"Dogs, Kids, and a Couple Fill This Earthy Financial District Loft,", 1/20/15. "Andi and Mike Costa moved from Tribeca to the Financial District in 2012 for one main reason: more space," says "They have two young daughters, and wanted to stay downtown so that they didn't have to switch schools. They happened upon a two-bed, two-bath loft on Fulton Street, with west-facing windows looking towards what is now a full-grown One World Trade Center and completed Fulton Center. What it lacked, though, was an open kitchen for entertaining, separate rooms for the girls (now 7 and 11), and a quintessentially natural vibe that Andi craved. So the couple enlisted Studio DB to help realize their vision." For the complete article, with photos, click here.

"Sheldon Silver, New York Assembly Speaker, Faces Arrest on Corruption Charges," New York Times, 1/22/15. The New York Times reports that, "Federal authorities are expected to arrest Sheldon Silver, the powerful speaker of the New York State Assembly, on corruption charges on Thursday, people with knowledge of the matter said. The case is likely to throw Albany into disarray at the beginning of a new session. The investigation that led to the expected charges against Mr. Silver, a Democrat from the Lower East Side of Manhattan who has served as speaker for more than two decades, began after Gov. Andrew M. Cuomo in March abruptly shut down an anticorruption commission he had created in 2013. Details of the specific charges to be brought against Mr. Silver were unclear on Wednesday night, but one of the people with knowledge of the matter said they stemmed from payments that Mr. Silver received from a small law firm that specializes in seeking reductions of New York City real estate taxes. The total amount of the payments was unclear, but another person has said they were substantial and were made over several years." For the complete article, click here.

Downtown bulletin board
Lower Manhattan as viewed from Peck Slip. (Photo: Terese Loeb Kreuzer)
Asphalt Green Battery Park City Summer Day Camp: Enrollment is now open for Asphalt Green's summer day camp for children ages 4 ˝ to 15 years old. Asphalt Green at 212 North End Ave., has programs for age-specific groups: Pee Wee Camp (4 ˝ - 6 years),  Junior Camp (6-8 years), Senior Camp (8-13 years) and Counselors in Training (14 - 15 years). Camp is in session from June 29 to Aug. 21, with five separate sessions. The fee to attend for the entire eight weeks ranges from $5,750 to $6,250, depending on age, however, scholarships are available. Scholarship applications are being accepted through Feb. 13, 2015. Click here for directions on how to apply. Asphalt Green is holding monthly open houses through May to introduce the camp program and staff. The next open house is on Feb. 5 from 6 p.m. to 7 p.m. Click here for more information.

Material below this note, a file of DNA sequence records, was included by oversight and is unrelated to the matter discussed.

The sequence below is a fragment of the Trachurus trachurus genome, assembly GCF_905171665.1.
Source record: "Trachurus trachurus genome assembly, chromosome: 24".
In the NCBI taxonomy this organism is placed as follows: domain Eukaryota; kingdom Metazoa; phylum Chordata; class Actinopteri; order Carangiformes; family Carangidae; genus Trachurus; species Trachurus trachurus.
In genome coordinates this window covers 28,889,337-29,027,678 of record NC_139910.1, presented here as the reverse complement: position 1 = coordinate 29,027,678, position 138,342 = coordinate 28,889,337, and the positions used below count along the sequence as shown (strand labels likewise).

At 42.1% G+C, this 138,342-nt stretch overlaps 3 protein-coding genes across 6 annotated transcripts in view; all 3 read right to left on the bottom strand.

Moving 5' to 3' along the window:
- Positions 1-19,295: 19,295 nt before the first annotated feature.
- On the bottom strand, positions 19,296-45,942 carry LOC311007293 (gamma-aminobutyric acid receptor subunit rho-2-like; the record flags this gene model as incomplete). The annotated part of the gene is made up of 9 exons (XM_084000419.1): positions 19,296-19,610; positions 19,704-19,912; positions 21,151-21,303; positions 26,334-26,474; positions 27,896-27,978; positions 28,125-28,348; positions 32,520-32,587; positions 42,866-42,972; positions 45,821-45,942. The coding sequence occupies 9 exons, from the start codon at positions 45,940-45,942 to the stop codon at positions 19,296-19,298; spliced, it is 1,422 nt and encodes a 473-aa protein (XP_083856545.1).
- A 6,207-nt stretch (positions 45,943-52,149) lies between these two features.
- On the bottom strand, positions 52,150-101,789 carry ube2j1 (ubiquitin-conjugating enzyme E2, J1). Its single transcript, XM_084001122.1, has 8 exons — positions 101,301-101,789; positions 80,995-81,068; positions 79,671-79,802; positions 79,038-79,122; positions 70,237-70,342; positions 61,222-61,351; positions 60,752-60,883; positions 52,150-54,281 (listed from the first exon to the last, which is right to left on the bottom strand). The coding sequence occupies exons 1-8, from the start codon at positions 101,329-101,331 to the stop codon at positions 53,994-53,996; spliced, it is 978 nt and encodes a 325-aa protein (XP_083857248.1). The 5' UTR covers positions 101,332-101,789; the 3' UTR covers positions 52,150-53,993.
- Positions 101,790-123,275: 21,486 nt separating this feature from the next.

Peck Slip School Community Crawl: On Jan. 24, the Peck Slip School has arranged a "community crawl" in support of the Old Seaport business district that surrounds the former Peck Slip Post Office, site of the Peck Slip School, now under construction and slated to open in August 2015. The evening will start at 7:30 p.m. at The Paris Cafe, 119 South St. Participants will then wend their way through the Old Seaport (Fulton to Dover Streets and Pearl Street to the East River), visiting MarkJoseph Steakhouse, Acqua, Barbalu, Fresh Salt, Nelson Blue, BIN No. 220, KEG No. 229, Suteishi, The Salty Paw, Pasanella & Son, Jeremy's Ale House and the Hideaway. Some of the restaurants will be offering food samples, while others will be offering drink specials. For more information, email or

Community Board applications:
Manhattan has 12 community boards, each with 50 volunteer members who serve staggered two-year terms. Community boards represent their neighborhoods on issues such as development, land use, historic preservation, liquor license applications and quality of life. The Office of Manhattan Borough President Gale Brewer is currently accepting applications for Manhattan Community Board membership. This year, for the first time, 16- and 17-year-olds are eligible to join community boards. There will be a community board information session just for teens on Friday, Jan. 23, from 4:30 p.m. to 6:30 p.m. at the Municipal Building Mezzanine, 1 Centre St., North Entrance. Registration is required at
All applications must be received by 5 p.m. on Jan. 30, 2015. For more information and to apply, click here.

Electronics recycling:
As of this year (2015) it is illegal to discard electronics in the trash. New York City apartment buildings are eligible to participate in a program that provides them with a free service to pick up and recycle unwanted electronics. Click here for more information. Alternatively, electronics can be dropped off at Goodwill, the Salvation Army, Best Buy, Staples (no TVs) or the Lower East Side Ecology Center. For more information, click here. Working electronics can be donated for reuse at the New York City Stuff Exchange. For more information, click here.